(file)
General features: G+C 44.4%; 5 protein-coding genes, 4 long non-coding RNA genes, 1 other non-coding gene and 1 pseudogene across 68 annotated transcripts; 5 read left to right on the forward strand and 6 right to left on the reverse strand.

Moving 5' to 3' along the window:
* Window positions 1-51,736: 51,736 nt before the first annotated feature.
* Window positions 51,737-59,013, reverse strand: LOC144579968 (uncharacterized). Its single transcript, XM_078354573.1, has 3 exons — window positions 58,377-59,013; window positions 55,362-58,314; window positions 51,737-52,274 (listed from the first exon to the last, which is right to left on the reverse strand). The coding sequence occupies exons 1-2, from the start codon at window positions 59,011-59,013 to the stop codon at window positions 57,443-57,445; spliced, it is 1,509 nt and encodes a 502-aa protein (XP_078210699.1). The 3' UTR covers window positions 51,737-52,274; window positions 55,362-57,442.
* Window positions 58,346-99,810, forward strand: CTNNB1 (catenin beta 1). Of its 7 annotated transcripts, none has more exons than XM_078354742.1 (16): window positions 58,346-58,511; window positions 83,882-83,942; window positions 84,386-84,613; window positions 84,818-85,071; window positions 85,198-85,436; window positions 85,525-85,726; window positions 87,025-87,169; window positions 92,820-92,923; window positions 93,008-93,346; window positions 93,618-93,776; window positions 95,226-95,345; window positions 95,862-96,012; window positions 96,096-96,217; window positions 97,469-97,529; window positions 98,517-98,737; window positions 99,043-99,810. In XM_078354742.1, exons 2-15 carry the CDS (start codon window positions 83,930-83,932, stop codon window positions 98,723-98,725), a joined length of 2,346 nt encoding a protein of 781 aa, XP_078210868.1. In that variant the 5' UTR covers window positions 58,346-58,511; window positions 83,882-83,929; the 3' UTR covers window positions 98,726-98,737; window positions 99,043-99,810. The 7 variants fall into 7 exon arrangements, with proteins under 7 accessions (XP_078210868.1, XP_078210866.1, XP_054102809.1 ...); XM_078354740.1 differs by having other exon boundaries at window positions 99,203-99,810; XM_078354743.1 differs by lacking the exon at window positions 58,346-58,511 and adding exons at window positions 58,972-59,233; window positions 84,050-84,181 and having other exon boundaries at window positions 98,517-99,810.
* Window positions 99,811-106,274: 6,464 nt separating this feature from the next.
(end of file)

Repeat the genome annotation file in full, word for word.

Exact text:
General features: G+C 44.4%; 5 protein-coding genes, 4 long non-coding RNA genes, 1 other non-coding gene and 1 pseudogene across 68 annotated transcripts; 5 read left to right on the forward strand and 6 right to left on the reverse strand.

Moving 5' to 3' along the window:
* Window positions 1-51,736: 51,736 nt before the first annotated feature.
* Window positions 51,737-59,013, reverse strand: LOC144579968 (uncharacterized). Its single transcript, XM_078354573.1, has 3 exons — window positions 58,377-59,013; window positions 55,362-58,314; window positions 51,737-52,274 (listed from the first exon to the last, which is right to left on the reverse strand). The coding sequence occupies exons 1-2, from the start codon at window positions 59,011-59,013 to the stop codon at window positions 57,443-57,445; spliced, it is 1,509 nt and encodes a 502-aa protein (XP_078210699.1). The 3' UTR covers window positions 51,737-52,274; window positions 55,362-57,442.
* Window positions 58,346-99,810, forward strand: CTNNB1 (catenin beta 1). Of its 7 annotated transcripts, none has more exons than XM_078354742.1 (16): window positions 58,346-58,511; window positions 83,882-83,942; window positions 84,386-84,613; window positions 84,818-85,071; window positions 85,198-85,436; window positions 85,525-85,726; window positions 87,025-87,169; window positions 92,820-92,923; window positions 93,008-93,346; window positions 93,618-93,776; window positions 95,226-95,345; window positions 95,862-96,012; window positions 96,096-96,217; window positions 97,469-97,529; window positions 98,517-98,737; window positions 99,043-99,810. In XM_078354742.1, exons 2-15 carry the CDS (start codon window positions 83,930-83,932, stop codon window positions 98,723-98,725), a joined length of 2,346 nt encoding a protein of 781 aa, XP_078210868.1. In that variant the 5' UTR covers window positions 58,346-58,511; window positions 83,882-83,929; the 3' UTR covers window positions 98,726-98,737; window positions 99,043-99,810. The 7 variants fall into 7 exon arrangements, with proteins under 7 accessions (XP_078210868.1, XP_078210866.1, XP_054102809.1 ...); XM_078354740.1 differs by having other exon boundaries at window positions 99,203-99,810; XM_078354743.1 differs by lacking the exon at window positions 58,346-58,511 and adding exons at window positions 58,972-59,233; window positions 84,050-84,181 and having other exon boundaries at window positions 98,517-99,810.
* Window positions 99,811-106,274: 6,464 nt separating this feature from the next.